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There are no levels or triggers, it is a continuous process. I have a formula taking into account a number of factors and it spits out a valuation number. A valuation of 1 means the market is fairly valued so my target equity allocation is neutral at 50%. If the number is >1, say 1.1, then the market is overvalued by 10% (in my humble estimation), and my target equity allocation falls to 50% / 1.1 = ~45%. If the number is <1, say 0.9, then the market is undervalued and my target equity allocation goes up to 50% / 0.9 = ~56%. But I never let my equity allocation get lower than 30% or higher than 70%.

I don't do that every day. Up until recently, I ran my spreadsheet whenever I had new money to invest. Now that we are not adding more to the pot, I will probably run the spreadsheet once or twice a year before rebalancing to the target AA (although tax considerations may now limit how much rebalancing I can do in any one year).
Thanks, wonder how your performance would have been in 2007 and 2008.
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Old 07-17-2015, 06:07 PM   #12
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Thanks, wonder how your performance would have been in 2007 and 2008.
I do not have handy the value for all the parameters needed to run my formula for 2007/2008. But if I remember well, PE10 was around 25 back then, so based on that alone (and PE10 is by far the parameter with the largest weighing factor in my formula), my target asset allocation would have been 32% equity. Much better than the 65% I had at the time (I had a fixed 65/35 AA).
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Old 07-17-2015, 06:44 PM   #13
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It makes sense to be cautious when P/E is high, whether the current value or a sliding average over past years like PE10.

But for portfolio allocation, should we not also consider the prospect of alternative investments, such as bonds, precious metals, cash, etc...? Right now, the other asset classes do not look appealing either.
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Old 07-17-2015, 06:54 PM   #14
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I love it. It's the long feared vindication of *****.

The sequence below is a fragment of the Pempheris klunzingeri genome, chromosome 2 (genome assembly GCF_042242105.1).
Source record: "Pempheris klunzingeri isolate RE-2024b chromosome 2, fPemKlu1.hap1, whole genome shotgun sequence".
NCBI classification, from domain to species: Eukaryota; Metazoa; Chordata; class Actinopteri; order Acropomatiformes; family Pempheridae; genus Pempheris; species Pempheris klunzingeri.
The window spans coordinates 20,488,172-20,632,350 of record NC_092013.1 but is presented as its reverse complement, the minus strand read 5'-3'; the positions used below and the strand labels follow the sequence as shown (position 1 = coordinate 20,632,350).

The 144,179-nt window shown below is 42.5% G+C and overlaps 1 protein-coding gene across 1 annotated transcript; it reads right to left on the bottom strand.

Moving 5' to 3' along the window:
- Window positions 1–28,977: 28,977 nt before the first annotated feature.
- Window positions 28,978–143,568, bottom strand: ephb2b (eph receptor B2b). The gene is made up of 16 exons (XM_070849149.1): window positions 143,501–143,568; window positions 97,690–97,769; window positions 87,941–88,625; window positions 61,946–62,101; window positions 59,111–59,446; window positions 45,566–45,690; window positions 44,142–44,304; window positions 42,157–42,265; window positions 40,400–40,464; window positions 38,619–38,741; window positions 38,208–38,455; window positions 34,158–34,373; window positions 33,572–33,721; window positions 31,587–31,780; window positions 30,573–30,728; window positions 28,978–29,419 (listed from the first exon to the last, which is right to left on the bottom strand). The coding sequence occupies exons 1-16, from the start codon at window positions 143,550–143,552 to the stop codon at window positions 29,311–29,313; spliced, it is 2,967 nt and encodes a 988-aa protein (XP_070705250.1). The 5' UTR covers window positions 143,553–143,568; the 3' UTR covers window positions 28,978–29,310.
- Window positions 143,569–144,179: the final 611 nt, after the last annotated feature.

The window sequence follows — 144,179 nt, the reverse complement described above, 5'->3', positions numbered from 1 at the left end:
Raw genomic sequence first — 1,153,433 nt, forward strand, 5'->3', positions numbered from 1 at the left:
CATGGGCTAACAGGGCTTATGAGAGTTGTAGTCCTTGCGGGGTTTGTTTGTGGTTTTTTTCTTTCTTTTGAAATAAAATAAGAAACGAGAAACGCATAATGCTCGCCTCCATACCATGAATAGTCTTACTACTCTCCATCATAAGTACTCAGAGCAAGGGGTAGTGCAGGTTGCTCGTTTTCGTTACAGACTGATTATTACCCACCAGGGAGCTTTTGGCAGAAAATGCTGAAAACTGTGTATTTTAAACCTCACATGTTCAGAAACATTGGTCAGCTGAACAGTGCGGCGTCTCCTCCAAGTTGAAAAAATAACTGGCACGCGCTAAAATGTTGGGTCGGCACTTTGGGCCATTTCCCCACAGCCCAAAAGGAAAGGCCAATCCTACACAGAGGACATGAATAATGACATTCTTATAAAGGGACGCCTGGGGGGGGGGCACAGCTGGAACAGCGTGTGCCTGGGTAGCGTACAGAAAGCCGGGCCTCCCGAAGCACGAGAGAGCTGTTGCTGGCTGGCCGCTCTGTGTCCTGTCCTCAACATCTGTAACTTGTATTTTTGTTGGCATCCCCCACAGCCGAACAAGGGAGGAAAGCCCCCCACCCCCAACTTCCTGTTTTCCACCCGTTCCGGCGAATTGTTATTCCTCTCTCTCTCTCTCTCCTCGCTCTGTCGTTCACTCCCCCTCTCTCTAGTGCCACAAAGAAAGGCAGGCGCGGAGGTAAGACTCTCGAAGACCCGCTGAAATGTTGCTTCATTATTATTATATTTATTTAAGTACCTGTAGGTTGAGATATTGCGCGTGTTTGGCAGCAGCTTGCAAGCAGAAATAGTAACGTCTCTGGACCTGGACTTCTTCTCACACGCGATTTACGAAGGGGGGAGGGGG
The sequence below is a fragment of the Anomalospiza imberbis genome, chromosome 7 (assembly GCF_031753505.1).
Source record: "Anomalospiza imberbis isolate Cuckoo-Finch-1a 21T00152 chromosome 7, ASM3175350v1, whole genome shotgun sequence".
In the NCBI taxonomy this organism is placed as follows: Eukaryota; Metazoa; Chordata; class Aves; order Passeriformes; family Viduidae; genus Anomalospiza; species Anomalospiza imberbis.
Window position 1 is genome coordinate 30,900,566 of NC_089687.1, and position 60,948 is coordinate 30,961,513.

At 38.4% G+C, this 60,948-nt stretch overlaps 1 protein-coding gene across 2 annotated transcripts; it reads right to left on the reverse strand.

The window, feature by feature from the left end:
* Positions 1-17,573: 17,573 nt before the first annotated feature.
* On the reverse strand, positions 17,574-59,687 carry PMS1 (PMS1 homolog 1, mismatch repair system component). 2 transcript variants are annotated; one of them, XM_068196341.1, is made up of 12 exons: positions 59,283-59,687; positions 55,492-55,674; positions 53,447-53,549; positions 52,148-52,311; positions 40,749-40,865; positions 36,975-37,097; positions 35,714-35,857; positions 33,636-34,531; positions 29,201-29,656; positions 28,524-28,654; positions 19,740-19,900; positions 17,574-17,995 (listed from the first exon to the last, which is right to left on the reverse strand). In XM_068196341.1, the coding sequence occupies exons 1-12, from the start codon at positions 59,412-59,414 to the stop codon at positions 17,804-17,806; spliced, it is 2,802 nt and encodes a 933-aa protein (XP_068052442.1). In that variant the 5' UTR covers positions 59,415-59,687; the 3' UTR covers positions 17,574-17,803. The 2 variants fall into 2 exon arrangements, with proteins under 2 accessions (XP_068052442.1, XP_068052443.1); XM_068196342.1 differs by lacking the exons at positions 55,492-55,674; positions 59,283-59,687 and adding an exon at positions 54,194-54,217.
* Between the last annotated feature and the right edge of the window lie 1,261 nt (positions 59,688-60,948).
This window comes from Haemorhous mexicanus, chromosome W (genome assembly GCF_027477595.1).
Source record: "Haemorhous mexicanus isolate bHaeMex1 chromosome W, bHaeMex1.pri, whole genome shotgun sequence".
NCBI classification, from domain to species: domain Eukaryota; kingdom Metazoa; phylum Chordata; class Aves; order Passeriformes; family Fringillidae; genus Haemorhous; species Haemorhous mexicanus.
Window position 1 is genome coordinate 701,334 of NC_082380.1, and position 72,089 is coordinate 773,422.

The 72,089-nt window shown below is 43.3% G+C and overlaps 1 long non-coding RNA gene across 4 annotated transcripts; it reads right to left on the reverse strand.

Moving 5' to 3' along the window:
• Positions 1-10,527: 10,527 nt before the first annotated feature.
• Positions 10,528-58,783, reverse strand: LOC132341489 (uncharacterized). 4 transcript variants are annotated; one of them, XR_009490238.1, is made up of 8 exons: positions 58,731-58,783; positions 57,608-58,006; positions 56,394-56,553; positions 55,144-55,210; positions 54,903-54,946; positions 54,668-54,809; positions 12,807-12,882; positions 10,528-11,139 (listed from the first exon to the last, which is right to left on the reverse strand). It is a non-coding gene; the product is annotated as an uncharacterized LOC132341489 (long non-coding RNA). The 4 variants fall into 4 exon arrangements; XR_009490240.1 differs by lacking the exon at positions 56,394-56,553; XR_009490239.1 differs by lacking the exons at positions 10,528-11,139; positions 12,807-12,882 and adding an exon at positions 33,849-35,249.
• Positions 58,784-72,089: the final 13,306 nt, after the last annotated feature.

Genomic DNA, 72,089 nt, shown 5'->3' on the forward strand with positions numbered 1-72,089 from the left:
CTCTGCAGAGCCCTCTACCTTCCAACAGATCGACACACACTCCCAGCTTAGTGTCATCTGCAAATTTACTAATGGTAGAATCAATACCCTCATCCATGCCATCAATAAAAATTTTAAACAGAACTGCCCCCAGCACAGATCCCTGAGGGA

Wonder how many folks here recall *****. Those who do not, please do not ask.

DW is after me to lower our stock percent to below our current roughly 30%. At least she has no particular reason for this except a feeling. Probably good as any reason when it comes to out guessing the markets. YMMV
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Old 07-17-2015, 08:22 PM   #15
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*****. He who must not be named.
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Old 07-17-2015, 08:26 PM   #16
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It's Voldemort, right?!
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Old 07-17-2015, 08:29 PM   #17
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It's Voldemort, right?!
Close.
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Old 07-17-2015, 09:34 PM   #18
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Worse than voldemort.
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Old 07-18-2015, 09:57 AM   #19
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Shown this graph before.

CAPE-10 S&P 500 inverted (x-axis) vs. real return next 10 years. Data for late 1929 up to late 2012.

I personally check CAPE & inflation rates. Specifically I look for when yield minus inflation drops below zero. Sign to head for the exits usually.
Maybe it's just me but I can't make heads or tails of what you're trying to show with that graph since everything is blue and there is no legend, time horizon etc.
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Old 07-18-2015, 10:55 AM   #20
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It's a scatter plot, not a time series.

X-axis is CAEP-10 (inverted CAPE-10). So a CAPE-10 of 25 is 4%.

Y-Axis is the subsequent 10-year annual real return of the S&P 500 (as per Shiller's data), excluding dividends. Also in %

Every blue dot is one data point of a given month. So for a given month, what was the 1/(CAPE-10) and what happened in the subsequent 10 years with the S&P 500 (real annual return ex. dividends). All months starting from end 1929 up to 2012 are included.

I hope this clarifies a bit?

If not, let me know. Maybe the graphics format is messed up (it works ok here, but you may use a different browser), I can repost in a different format then.